|The first excerpt represents the element of Air. It speaks of mental influences and the process of thought, and is drawn from Summer by Edith Wharton:
preparations Charity had at first held aloof; but it
had been made clear to her that her non-appearance
might excite conjecture, and, reluctantly, she had
joined the other workers. The girls, at first shy and
embarrassed, and puzzled as to the exact nature of the
projected commemoration, had soon become interested in
the amusing details of their task, and excited by the
notice they received. They would not for the world
have missed their afternoons at Miss Hatchard's, and,
while they cut out and sewed and draped and pasted,
their tongues kept up such an accompaniment to the
|The second excerpt represents the element of Fire. It speaks of emotional influences and base passions, and is drawn from Nana, Miller's Daughter, Captain Burle, Death of Olivier Becaille by Emile Zola:
undertook the removal of the brandy bottle, the glasses and the
sugar. Then they both scudded to the kitchen, where they installed
themselves at the table in an empty space between the dishcloths,
which were spread out to dry, and the bowl still full of dishwater.
"We said it was three hundred and forty. It's your turn."
"I play hearts."
When Zoe returned she found them once again absorbed. After a
silence, as Mme Lerat was shuffling, Mme Maloir asked who it was.
"Oh, nobody to speak of," replied the servant carelessly; "a slip of
a lad! I wanted to send him away again, but he's such a pretty boy
with never a hair on his chin and blue eyes and a girl's face! So I
|The third excerpt represents the element of Water. It speaks of pure spiritual influences and feelings of love, and is drawn from Democracy In America, Volume 2 by Alexis de Toqueville:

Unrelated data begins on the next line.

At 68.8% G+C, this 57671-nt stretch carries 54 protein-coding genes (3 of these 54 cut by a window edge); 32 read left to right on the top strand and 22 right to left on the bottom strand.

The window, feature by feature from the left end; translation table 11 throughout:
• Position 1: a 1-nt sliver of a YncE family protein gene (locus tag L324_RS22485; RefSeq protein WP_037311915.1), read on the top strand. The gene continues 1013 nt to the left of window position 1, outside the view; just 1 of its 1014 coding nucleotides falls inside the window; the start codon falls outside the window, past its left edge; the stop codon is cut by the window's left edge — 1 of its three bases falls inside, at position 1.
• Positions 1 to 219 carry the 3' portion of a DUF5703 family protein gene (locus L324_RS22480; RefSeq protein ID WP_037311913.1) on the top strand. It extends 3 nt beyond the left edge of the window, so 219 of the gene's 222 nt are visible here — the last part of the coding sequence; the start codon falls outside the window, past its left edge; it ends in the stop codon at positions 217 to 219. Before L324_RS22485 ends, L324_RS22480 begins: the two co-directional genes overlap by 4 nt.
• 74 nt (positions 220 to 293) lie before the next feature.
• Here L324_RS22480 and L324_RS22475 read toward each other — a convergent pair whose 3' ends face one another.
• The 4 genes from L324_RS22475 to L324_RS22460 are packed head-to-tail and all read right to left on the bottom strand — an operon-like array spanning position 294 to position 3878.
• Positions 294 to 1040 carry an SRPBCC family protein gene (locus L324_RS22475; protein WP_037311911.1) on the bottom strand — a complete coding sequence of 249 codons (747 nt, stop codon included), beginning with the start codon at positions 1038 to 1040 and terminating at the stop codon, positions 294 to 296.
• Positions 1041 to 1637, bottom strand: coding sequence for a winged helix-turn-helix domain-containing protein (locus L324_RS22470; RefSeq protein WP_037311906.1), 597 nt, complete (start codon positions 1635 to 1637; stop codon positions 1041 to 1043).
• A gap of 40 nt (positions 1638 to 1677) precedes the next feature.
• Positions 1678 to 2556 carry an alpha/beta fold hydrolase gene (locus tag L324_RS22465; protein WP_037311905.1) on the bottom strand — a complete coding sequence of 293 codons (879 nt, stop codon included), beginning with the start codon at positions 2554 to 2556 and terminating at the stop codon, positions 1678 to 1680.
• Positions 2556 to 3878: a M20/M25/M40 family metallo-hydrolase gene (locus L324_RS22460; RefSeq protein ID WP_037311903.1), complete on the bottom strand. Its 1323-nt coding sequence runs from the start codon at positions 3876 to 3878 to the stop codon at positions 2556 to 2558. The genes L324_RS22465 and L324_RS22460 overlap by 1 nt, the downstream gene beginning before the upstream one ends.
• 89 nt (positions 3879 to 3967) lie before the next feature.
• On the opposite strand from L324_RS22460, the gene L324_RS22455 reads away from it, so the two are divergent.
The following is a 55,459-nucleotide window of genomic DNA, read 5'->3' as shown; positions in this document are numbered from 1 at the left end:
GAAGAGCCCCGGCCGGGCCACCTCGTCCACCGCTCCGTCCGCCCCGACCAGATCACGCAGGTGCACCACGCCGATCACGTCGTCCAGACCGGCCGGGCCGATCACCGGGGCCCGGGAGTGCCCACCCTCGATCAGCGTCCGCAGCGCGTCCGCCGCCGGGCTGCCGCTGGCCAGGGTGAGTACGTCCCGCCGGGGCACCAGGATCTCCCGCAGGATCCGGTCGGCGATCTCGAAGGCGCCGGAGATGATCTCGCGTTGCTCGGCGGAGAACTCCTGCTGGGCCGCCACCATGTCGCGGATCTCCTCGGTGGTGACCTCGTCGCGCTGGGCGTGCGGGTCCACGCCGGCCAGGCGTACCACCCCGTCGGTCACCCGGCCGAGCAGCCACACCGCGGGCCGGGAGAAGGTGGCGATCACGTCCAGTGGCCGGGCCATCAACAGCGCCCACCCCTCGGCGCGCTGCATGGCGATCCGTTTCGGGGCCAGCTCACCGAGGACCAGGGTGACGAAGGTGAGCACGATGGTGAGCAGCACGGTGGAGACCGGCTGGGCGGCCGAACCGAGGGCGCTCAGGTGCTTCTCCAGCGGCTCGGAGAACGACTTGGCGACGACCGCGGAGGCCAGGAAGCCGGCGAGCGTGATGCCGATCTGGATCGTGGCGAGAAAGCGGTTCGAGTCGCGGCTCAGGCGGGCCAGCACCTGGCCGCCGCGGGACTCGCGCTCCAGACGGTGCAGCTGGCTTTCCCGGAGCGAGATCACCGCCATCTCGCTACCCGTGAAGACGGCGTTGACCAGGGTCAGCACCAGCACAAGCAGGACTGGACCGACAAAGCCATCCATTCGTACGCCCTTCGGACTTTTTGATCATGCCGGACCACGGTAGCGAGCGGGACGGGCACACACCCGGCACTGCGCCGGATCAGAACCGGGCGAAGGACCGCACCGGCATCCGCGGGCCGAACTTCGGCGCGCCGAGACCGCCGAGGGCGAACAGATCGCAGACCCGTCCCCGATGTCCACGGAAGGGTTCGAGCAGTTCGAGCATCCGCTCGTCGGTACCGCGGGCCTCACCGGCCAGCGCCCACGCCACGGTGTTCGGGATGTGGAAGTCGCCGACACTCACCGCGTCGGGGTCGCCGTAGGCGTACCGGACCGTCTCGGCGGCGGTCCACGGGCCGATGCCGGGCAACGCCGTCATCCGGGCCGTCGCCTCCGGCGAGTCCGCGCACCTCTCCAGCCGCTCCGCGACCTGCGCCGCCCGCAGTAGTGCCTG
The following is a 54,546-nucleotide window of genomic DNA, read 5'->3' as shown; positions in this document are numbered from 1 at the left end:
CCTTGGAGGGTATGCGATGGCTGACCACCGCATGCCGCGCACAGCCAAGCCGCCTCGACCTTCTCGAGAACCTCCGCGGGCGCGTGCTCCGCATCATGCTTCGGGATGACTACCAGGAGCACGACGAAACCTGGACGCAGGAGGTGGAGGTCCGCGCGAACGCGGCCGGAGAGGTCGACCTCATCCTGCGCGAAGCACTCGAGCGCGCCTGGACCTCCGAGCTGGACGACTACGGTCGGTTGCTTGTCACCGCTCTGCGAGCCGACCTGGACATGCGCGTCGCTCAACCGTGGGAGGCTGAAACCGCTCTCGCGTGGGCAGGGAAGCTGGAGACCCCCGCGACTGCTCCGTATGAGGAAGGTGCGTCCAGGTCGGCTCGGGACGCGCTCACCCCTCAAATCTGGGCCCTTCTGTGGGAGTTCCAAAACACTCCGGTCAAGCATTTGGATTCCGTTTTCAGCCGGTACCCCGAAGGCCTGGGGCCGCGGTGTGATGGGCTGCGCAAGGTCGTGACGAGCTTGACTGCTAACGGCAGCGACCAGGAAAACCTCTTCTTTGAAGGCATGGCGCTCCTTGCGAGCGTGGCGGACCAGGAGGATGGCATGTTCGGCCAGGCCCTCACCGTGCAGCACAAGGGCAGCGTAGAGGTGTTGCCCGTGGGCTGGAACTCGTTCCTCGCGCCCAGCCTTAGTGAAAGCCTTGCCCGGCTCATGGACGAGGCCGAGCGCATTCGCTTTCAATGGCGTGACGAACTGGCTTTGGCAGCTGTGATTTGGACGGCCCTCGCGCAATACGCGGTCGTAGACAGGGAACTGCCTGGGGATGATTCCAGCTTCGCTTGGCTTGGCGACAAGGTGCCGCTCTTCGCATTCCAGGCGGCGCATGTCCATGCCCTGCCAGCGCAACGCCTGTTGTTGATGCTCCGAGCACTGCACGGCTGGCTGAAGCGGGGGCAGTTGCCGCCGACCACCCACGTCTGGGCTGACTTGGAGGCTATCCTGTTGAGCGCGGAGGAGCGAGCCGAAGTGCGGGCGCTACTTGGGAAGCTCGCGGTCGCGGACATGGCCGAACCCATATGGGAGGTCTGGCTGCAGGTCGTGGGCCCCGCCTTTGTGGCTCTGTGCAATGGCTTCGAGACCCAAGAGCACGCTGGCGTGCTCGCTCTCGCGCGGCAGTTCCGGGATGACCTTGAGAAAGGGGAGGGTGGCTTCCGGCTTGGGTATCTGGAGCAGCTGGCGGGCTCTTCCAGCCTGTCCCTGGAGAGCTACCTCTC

Christianity also teaches that men ought to benefit their fellow-
creatures for the love of God. A sublime expression! Man,
searching by his intellect into the divine conception, and seeing
that order is the purpose of God, freely combines to prosecute
the great design; and whilst he sacrifices his personal interests
to this consummate order of all created things, expects no other
recompense than the pleasure of contemplating it. I do not
believe that interest is the sole motive of religious men: but I
believe that interest is the principal means which religions
themselves employ to govern men, and I do not question that this
way they strike into the multitude and become popular. It is not
|The fourth excerpt represents the element of Earth. It speaks of physical influences and the impact of the unseen on the visible world, and is drawn from The Koran:
is said to them, 'Do not evil in the earth,' they say, 'We do but what
is right.' Are not they the evildoers? and yet they do not perceive.
And when it is said to them, 'Believe as other men believe,' they say,
'Shall we believe as fools believe?' Are not they themselves the
fools? and yet they do not know. And when they meet those who believe,
they say, 'We do believe;' but when they go aside with their devils,
they say, 'We are with you; we were but mocking!' God shall mock at
them and let them go on in their rebellion, blindly wandering on.
Those who buy error for guidance, their traffic profits not, and
they are not guided. Their likeness is as the likeness of one who
kindles a fire; and when it lights up all around, God goes off with